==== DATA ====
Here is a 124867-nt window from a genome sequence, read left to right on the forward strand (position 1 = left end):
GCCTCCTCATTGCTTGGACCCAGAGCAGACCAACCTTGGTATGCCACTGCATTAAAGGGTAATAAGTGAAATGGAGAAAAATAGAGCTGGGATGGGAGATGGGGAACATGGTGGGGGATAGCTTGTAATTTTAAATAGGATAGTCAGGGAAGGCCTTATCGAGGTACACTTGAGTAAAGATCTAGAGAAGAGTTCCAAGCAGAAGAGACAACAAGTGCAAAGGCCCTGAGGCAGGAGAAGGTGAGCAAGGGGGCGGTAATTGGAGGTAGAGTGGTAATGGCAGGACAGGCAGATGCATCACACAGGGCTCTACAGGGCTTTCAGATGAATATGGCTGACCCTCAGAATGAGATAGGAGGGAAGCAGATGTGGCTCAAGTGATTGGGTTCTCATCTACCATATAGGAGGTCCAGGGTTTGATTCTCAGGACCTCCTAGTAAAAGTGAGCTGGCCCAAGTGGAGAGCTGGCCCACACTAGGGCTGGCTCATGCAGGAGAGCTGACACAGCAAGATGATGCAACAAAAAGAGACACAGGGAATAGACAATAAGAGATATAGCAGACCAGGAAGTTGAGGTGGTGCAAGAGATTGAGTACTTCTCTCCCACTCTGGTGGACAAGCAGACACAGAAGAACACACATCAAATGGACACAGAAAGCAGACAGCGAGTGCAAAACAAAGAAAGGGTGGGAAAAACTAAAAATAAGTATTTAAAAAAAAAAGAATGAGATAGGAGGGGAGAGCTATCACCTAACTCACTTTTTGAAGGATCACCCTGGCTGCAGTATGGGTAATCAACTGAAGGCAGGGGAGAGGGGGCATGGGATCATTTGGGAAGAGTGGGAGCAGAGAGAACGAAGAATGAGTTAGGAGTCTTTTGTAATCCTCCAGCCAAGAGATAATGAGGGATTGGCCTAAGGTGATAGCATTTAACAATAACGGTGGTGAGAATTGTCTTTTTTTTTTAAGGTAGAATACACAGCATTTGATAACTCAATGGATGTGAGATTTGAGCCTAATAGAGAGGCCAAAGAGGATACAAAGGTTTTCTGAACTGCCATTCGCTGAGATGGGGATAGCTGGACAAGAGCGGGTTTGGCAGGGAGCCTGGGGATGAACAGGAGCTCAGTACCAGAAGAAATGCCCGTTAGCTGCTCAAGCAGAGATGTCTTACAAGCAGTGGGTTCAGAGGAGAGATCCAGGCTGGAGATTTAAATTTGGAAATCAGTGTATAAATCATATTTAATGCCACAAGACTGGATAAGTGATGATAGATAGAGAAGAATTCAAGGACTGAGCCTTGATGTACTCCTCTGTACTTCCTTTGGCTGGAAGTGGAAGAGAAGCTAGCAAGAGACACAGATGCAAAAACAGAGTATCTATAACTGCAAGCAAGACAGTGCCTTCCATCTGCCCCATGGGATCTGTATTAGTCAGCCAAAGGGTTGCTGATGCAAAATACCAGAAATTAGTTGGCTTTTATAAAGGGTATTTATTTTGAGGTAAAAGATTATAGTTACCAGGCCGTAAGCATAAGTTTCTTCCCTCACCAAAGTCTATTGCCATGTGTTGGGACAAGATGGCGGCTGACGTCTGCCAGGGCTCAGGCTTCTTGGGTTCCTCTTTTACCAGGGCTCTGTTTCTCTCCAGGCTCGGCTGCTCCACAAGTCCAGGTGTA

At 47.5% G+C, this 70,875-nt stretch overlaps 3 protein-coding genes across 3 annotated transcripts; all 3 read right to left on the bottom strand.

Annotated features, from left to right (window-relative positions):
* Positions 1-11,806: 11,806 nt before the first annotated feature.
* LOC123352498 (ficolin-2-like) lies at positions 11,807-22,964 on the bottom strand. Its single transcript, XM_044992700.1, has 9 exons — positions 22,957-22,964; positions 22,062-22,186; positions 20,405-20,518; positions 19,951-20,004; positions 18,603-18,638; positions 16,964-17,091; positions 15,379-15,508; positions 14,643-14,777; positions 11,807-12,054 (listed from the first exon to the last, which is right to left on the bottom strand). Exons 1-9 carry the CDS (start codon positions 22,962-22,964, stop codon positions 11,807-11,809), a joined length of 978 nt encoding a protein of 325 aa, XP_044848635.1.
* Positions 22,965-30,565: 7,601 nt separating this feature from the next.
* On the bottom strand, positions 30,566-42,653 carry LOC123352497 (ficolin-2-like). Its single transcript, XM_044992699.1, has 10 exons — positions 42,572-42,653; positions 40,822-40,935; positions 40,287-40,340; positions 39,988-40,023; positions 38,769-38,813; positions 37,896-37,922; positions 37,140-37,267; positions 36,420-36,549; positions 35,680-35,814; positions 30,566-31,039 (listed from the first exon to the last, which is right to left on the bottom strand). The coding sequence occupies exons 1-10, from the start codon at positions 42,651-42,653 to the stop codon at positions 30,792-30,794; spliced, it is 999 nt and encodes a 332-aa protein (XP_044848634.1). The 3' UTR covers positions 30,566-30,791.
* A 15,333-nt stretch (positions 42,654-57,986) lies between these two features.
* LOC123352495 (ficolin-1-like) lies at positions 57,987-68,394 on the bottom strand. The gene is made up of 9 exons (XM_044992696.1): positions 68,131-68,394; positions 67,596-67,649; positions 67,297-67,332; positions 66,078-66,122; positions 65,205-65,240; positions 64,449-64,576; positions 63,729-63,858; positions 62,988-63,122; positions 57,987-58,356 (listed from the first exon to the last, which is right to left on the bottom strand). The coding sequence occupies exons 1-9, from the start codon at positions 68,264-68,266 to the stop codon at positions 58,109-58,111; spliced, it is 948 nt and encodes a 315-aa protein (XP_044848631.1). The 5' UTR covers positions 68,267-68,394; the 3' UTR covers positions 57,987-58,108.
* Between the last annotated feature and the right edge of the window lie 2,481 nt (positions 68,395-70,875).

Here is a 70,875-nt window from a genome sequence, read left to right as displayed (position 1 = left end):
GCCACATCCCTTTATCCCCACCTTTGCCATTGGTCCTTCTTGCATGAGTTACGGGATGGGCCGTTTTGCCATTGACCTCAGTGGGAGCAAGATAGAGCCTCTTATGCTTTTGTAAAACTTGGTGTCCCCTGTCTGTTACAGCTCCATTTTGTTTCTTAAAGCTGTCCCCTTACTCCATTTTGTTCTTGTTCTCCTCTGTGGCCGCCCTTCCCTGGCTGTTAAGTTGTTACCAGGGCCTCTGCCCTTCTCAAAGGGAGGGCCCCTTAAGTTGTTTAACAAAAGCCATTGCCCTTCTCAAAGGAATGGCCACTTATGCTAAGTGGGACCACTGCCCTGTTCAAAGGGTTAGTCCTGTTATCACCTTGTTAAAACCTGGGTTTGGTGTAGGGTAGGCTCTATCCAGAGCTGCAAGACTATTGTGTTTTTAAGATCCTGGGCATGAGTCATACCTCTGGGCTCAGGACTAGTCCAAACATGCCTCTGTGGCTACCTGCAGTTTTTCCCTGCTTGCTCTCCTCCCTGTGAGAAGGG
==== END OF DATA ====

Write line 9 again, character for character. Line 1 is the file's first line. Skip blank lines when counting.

* A 15,333-nt stretch (positions 42,654-57,986) lies between these two features.